- “what do you”
- “how do you “
- “what is your”
- “do you have”
It’s pretty easy to then go back through the tweets, now filtered for those words and phrases, to see what the most common types of tweets are. For example, the novel tweets I pulled are:
- @PFDAgents How long do you think it takes for a good novel to grow/be developed? #askagent
- @mushenska Hello. Do you always read some of the novel, or dismiss on the query letter and/or synopsis alone? #askagent
- @mushenska I keep telling my clients to try to keep their first-time novels to about 90k words (not 70k or 120k)… am I wrong? #askagent
- @mushenska if pitching a novel and it’s the first in a series, should you mention other books that follow? (Thanks for doing #askagent )
- @mushenska For literary fiction what’s the current ‘desirable’ length for novel by new/unpublished writers? #askagent
- @mushenska calling back in a MS? 5 agents have the full of previous novel, but no response after months/prompts? WIP much better! #askagent
- @mushenska last question. What’s a normal expected advance for a debut genre novel sold to a “big” publisher? (Ballpark). #askagent
- @mushenska This year, I’ve gotten 4 short stories published and written a collection’s worth. Query re: that or 1st write a novel? #askagent
- @soumeya_b @ECarrieHowland What is the word count minimum for a novel or story collection to be viable to publishers? Thanks! #askagent
- @PSLiterary @carlywatters What are you currently looking for in YA novels? What are you NOT looking for? #askagent
- @laurenspieller #askagent in multiple pov novel, is it a good idea to draft the query letter from the antagonist’s point of view?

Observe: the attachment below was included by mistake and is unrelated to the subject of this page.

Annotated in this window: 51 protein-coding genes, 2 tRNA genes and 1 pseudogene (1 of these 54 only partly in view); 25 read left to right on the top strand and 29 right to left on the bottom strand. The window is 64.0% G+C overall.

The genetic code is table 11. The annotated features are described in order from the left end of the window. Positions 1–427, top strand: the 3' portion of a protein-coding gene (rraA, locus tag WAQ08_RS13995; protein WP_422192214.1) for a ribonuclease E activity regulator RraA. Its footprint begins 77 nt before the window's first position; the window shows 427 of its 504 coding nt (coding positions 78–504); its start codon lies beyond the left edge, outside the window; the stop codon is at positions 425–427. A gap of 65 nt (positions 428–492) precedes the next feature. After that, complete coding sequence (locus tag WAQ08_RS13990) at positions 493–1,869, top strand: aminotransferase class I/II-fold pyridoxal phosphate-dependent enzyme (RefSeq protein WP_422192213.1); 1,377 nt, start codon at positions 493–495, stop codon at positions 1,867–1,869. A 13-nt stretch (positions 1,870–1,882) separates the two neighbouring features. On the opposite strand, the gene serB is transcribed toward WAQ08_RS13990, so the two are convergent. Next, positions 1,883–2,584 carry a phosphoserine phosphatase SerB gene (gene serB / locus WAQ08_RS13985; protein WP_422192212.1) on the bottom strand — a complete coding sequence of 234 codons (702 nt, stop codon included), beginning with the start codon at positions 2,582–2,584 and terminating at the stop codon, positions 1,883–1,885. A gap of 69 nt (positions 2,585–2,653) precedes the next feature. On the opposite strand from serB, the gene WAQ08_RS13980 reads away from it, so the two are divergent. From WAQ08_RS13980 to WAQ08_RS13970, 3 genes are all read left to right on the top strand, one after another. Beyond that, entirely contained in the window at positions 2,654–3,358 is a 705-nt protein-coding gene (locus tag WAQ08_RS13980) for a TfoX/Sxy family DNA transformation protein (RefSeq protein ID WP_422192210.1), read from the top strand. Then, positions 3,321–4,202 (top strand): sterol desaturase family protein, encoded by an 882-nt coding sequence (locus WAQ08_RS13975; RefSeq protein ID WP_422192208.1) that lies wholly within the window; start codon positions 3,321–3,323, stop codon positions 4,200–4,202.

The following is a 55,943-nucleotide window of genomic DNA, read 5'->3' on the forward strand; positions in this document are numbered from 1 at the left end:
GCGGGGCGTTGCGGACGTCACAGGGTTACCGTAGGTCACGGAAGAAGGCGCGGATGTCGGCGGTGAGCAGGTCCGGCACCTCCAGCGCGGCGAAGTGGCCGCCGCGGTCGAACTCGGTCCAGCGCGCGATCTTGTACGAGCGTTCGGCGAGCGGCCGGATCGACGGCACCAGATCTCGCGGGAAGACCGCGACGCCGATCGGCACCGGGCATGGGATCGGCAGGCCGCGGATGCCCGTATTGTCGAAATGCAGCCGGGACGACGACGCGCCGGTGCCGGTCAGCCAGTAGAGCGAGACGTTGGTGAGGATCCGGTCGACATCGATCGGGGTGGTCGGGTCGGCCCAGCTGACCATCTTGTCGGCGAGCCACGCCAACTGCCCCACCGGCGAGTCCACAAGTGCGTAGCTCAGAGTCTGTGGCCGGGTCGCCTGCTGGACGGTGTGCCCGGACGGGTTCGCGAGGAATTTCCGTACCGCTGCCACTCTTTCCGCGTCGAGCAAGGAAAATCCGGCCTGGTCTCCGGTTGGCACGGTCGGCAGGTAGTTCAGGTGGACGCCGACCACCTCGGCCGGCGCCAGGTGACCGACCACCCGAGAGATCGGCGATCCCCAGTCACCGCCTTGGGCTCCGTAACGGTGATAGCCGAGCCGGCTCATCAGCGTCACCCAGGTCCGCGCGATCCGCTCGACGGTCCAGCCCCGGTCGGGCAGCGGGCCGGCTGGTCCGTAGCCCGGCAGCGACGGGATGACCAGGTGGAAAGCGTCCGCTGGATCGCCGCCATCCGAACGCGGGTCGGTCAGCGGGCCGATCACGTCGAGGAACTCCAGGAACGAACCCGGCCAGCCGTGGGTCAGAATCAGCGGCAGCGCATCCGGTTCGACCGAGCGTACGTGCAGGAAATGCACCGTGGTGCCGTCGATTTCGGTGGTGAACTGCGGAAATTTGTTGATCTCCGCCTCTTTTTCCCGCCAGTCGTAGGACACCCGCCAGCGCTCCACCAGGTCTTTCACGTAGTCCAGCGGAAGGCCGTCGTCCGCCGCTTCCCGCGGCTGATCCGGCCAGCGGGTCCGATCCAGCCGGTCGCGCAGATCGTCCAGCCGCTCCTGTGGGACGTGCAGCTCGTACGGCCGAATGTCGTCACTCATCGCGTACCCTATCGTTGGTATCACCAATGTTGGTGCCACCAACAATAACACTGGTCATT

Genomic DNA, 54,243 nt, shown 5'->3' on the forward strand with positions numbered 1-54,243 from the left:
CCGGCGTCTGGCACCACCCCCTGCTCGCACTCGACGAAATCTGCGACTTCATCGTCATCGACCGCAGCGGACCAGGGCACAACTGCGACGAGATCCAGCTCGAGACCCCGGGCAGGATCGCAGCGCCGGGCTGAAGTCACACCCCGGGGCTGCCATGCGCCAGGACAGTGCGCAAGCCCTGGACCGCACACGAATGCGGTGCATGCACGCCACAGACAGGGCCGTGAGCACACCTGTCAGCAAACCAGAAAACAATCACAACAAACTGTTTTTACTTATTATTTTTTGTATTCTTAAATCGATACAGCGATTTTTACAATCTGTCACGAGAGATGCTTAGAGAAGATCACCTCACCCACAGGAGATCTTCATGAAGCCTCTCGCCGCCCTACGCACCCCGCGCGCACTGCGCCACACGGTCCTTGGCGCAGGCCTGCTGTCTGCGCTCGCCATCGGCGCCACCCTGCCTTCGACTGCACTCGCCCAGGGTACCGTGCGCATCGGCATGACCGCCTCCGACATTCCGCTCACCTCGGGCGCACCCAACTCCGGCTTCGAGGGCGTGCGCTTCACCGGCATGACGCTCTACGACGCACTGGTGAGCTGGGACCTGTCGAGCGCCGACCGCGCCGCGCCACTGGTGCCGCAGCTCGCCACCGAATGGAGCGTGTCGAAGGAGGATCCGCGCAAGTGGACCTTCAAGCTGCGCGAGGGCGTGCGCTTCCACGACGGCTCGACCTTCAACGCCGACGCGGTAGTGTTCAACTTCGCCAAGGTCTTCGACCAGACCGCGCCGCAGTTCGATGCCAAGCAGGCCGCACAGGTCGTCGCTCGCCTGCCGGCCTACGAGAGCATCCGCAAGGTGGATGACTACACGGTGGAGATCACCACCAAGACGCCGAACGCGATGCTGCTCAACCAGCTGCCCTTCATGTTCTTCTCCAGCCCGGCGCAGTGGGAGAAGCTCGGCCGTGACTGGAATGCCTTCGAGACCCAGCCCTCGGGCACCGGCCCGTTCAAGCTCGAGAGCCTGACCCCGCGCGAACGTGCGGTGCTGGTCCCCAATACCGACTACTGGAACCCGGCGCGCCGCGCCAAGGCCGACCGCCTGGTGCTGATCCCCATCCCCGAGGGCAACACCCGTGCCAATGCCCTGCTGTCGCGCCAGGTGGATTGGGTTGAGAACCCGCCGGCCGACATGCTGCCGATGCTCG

- @LZats Have a Bachelor’s in film focused on screenwriting. Worth including in a query bio for a novel or not relevant? #askagent
- @LZats How do you feel about using non-book comps for a novel? If comps aren’t listed, is that a red flag? #askagent
- @LZats How do you feel about short stories that are turned into novels? Is it a hard sell? Good thing for new authors to do? #askagent
- @HellieOgden @Viking_Ma @sallyanne_s @pinkbeltauthor How do you feel about a novel aimed at adults but with a teenage protagonist? #AskAgent
- @DElliottPrize Should you compare your novel to others in same genre and if so, how many and how recent? Thanks! #AskAgent #DiscoverADebut
These are all great questions, and the beauty of it is that because we’ve said “only give me tweets with replies”, we can pick the best of these, see what the answers were, and then turn them into useful content.
The Search Angle
So we’ve got a list of potential things to write about. Now let’s look and see if there’s search volume around those topics. For this, turn to your favourite keyword research tool, and see what comes back. If you want, you could even run adwords campaigns on these phrases, to get really accurate data. Whatever floats your boat. Once you’ve whittled your topics down to purely useful subjects, now you can take that and create content around it.
With the content then produced, you can reach out to the people who asked the question and present them with your content. You can also market that content yourself, in whatever form you see fit.
Taking this further, because generally you’re going to get a lot of content out of this, you can use it to flesh out a content calendar when you’re thin on ideas. Also, because you’re creating series’ of content around a theme, you can combine your output together into guides, downloads, podcasts/video blogs etc.
If you’ve any thoughts, questions, or ideas for taking this further, please leave a comment below!